LOUISVILLE, Ky. (BVM) — Growing up, it didn’t seem like Kerwin Haake would have much of a chance playing in sports, let alone excelling in them. Born with cerebral palsy and deaf in his native country of Haiti, it seemed that athletics were the furthest thing from what Haake would do with his life.
At age 5, Kerwin was adopted by Mike and Rebecca Haake of Louisville who met the boy during a mission trip to the country. Though it would be a struggle early on given his disabilities, Kerwin grew up playing sports, such as baseball and flag football, even if his disability kept him from excelling in athletics.
“I played some baseball for a long time when I was a kid and then as I got older, I played a little bit of flag football,” Kerwin said using sign language that was translated by his dad, “I just loved playing sports.”
As a deaf student, Kerwin was enrolled in the Kentucky School of the Deaf where he was introduced to the sport that would change his life: basketball.
“It changed to basketball in middle school,” Kerwin said. “I love basketball. … I played all three of those sports, but basketball is my favorite.”
Kerwin was obsessed with basketball from the moment he put his eyes on it, but there was a problem. Due to his cerebral palsy inhibiting his ability to run, Kerwin couldn’t play traditional basketball like other kids, instead he would play wheelchair basketball.
“I can walk, but it’s hard and I can’t run really fast, I’m pretty slow,” Kerwin said. “In seventh grade, I started playing wheelchair basketball because it’s really hard for me to be able to run back and forth, but I love to play basketball.”
However none of the schools in the Lexington area, including his future high school Henry Clay High School, had a wheelchair basketball program and there were none even close, so the Haake family did their research and found the best program they could for Kewin, the Cincinnati Dragons.
The Cincinnati Dragons have been considered one of the best wheelchair basketball programs in the country which allowed Kerwin not only to play the game he loved, but learn from the best while doing it.
“We have a really good, special program and I think it starts with the coaches,” Kerwin said. “My coach’s name is Jake Counts and he’s really good at managing the team and being able to add different plays so we’re able to work together. … Coach is just a really awesome person and always excited about wheelchair basketball. He’s passionate about the game.”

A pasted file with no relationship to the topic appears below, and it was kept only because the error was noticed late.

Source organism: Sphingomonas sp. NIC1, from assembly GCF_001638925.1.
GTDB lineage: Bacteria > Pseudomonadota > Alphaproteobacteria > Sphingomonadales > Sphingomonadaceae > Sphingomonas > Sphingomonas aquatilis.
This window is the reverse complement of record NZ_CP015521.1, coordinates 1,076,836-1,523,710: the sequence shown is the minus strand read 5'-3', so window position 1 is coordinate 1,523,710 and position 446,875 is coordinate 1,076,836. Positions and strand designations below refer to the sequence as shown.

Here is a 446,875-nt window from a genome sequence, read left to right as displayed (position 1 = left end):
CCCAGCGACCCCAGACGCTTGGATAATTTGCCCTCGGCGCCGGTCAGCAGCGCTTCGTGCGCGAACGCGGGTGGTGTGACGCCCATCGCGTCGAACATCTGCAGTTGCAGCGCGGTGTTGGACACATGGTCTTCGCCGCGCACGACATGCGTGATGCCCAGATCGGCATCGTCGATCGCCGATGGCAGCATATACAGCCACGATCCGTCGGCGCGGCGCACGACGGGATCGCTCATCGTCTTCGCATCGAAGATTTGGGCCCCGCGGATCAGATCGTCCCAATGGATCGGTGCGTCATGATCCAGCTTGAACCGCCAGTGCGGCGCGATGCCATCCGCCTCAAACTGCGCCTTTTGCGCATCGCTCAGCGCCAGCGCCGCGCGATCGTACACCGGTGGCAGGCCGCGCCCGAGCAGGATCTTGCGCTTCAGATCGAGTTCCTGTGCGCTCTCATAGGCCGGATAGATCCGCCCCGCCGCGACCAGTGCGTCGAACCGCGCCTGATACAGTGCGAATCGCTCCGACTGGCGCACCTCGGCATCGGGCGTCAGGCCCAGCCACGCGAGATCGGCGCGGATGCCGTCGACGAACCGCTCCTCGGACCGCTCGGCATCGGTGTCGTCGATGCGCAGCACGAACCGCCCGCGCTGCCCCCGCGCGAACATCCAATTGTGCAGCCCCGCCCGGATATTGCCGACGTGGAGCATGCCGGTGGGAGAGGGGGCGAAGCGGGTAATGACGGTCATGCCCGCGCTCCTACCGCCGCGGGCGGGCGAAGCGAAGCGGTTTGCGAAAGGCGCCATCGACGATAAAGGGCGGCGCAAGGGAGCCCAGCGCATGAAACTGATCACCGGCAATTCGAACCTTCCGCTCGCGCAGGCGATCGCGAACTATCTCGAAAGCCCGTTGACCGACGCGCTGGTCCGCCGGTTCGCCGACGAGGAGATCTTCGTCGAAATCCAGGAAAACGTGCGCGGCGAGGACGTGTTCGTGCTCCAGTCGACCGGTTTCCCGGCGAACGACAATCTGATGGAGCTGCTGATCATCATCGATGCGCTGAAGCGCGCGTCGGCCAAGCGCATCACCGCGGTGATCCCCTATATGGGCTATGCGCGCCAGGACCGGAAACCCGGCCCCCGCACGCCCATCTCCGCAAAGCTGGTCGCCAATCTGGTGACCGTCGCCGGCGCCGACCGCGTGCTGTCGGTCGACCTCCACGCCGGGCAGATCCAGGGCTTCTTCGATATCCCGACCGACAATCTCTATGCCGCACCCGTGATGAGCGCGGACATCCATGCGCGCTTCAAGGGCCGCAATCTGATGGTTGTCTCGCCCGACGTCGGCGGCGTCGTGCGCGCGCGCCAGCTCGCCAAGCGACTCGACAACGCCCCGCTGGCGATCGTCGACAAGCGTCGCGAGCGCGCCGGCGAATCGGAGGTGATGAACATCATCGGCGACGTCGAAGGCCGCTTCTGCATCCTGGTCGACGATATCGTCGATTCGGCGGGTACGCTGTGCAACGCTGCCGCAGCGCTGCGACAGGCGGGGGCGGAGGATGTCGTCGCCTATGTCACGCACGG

The Haake family would make the hour-and-a-half trek to Cincinnati three times a week for Kerwin to be able to play. It was not easy at the beginning as the 7th grader was forced to play on the program’s adult team as they had not drummed up enough interest to create a varsity team. Learning the new style of the game for the first time, it was difficult and a bit treacherous playing against adults who were both bigger and more experienced.
“At first, I didn’t really like it because it was kind of hard and I complained about it a lot and didn’t know how to play the right way,” Kerwin said. “It was pretty hard to play with the adults because they were too good. They would crash into me and I was a little afraid at first and sometimes I would fall out of my chair. There would be a lot of crashing into me. They were pretty aggressive.”
However, the travel and dedication paid dividends for the young athlete. As a freshman, the Dragons would create its first varsity team composed of high school athletes, giving Kerwin the opportunity to excel against people his own age. Kerwin rose through the ranks with a pretty shot from his chair propelling him to the top of the team’s pecking order.
“I continued to play and started to have some success. It’s a good fit for me. I started improving. I learned how to play the right way,” Kerwin said. “We had to learn how to communicate together which was hard because I’m deaf. We used gestures and learned a little bit of sign language for playing wheelchair basketball signs and now we continued to improve as a team and play faster and now this is the best communication we’ve had as a team this year.”